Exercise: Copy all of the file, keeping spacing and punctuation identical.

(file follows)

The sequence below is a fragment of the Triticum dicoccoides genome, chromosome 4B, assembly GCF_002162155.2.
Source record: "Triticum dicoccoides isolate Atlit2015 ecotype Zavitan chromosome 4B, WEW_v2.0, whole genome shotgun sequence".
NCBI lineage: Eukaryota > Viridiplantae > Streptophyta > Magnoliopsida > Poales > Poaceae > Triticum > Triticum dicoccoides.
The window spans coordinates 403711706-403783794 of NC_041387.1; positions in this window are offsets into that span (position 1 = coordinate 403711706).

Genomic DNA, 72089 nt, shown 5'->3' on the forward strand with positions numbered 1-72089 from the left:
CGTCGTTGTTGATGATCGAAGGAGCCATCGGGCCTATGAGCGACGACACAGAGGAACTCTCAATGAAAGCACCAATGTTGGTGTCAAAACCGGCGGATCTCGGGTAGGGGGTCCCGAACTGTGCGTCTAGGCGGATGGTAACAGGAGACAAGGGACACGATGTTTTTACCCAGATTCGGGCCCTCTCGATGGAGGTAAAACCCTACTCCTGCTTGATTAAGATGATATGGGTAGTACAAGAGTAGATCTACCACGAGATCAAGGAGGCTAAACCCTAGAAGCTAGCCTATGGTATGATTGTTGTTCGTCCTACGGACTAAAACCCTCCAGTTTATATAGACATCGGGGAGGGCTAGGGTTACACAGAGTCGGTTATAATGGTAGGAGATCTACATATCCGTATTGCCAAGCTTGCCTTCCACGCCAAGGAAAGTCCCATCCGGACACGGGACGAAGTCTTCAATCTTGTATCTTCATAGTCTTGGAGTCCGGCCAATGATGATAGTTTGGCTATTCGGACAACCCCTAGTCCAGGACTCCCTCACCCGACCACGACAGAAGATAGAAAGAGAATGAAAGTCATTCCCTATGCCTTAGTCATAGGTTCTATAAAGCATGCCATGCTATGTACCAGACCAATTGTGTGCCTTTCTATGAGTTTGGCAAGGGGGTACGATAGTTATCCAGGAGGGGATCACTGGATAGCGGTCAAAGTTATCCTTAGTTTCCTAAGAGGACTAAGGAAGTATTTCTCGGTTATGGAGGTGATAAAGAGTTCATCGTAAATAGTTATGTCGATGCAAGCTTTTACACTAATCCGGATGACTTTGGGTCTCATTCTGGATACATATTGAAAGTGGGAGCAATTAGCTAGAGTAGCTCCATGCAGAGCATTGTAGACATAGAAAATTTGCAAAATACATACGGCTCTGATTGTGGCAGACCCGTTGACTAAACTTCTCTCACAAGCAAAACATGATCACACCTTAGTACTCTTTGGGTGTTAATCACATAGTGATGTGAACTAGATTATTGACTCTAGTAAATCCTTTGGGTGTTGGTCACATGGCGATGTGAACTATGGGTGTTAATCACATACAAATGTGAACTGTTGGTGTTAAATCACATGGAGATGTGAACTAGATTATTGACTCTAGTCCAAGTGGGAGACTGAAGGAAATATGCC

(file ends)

The sequence below is a fragment of the Triticum dicoccoides genome, chromosome 4B, assembly GCF_002162155.2.
Source record: "Triticum dicoccoides isolate Atlit2015 ecotype Zavitan chromosome 4B, WEW_v2.0, whole genome shotgun sequence".
NCBI lineage: Eukaryota > Viridiplantae > Streptophyta > Magnoliopsida > Poales > Poaceae > Triticum > Triticum dicoccoides.
The window spans coordinates 403711706-403783794 of NC_041387.1; positions in this window are offsets into that span (position 1 = coordinate 403711706).

Genomic DNA, 72089 nt, shown 5'->3' on the forward strand with positions numbered 1-72089 from the left:
CGTCGTTGTTGATGATCGAAGGAGCCATCGGGCCTATGAGCGACGACACAGAGGAACTCTCAATGAAAGCACCAATGTTGGTGTCAAAACCGGCGGATCTCGGGTAGGGGGTCCCGAACTGTGCGTCTAGGCGGATGGTAACAGGAGACAAGGGACACGATGTTTTTACCCAGATTCGGGCCCTCTCGATGGAGGTAAAACCCTACTCCTGCTTGATTAAGATGATATGGGTAGTACAAGAGTAGATCTACCACGAGATCAAGGAGGCTAAACCCTAGAAGCTAGCCTATGGTATGATTGTTGTTCGTCCTACGGACTAAAACCCTCCAGTTTATATAGACATCGGGGAGGGCTAGGGTTACACAGAGTCGGTTATAATGGTAGGAGATCTACATATCCGTATTGCCAAGCTTGCCTTCCACGCCAAGGAAAGTCCCATCCGGACACGGGACGAAGTCTTCAATCTTGTATCTTCATAGTCTTGGAGTCCGGCCAATGATGATAGTTTGGCTATTCGGACAACCCCTAGTCCAGGACTCCCTCACCCGACCACGACAGAAGATAGAAAGAGAATGAAAGTCATTCCCTATGCCTTAGTCATAGGTTCTATAAAGCATGCCATGCTATGTACCAGACCAATTGTGTGCCTTTCTATGAGTTTGGCAAGGGGGTACGATAGTTATCCAGGAGGGGATCACTGGATAGCGGTCAAAGTTATCCTTAGTTTCCTAAGAGGACTAAGGAAGTATTTCTCGGTTATGGAGGTGATAAAGAGTTCATCGTAAATAGTTATGTCGATGCAAGCTTTTACACTAATCCGGATGACTTTGGGTCTCATTCTGGATACATATTGAAAGTGGGAGCAATTAGCTAGAGTAGCTCCATGCAGAGCATTGTAGACATAGAAAATTTGCAAAATACATACGGCTCTGATTGTGGCAGACCCGTTGACTAAACTTCTCTCACAAGCAAAACATGATCACACCTTAGTACTCTTTGGGTGTTAATCACATAGTGATGTGAACTAGATTATTGACTCTAGTAAATCCTTTGGGTGTTGGTCACATGGCGATGTGAACTATGGGTGTTAATCACATACAAATGTGAACTGTTGGTGTTAAATCACATGGAGATGTGAACTAGATTATTGACTCTAGTCCAAGTGGGAGACTGAAGGAAATATGCC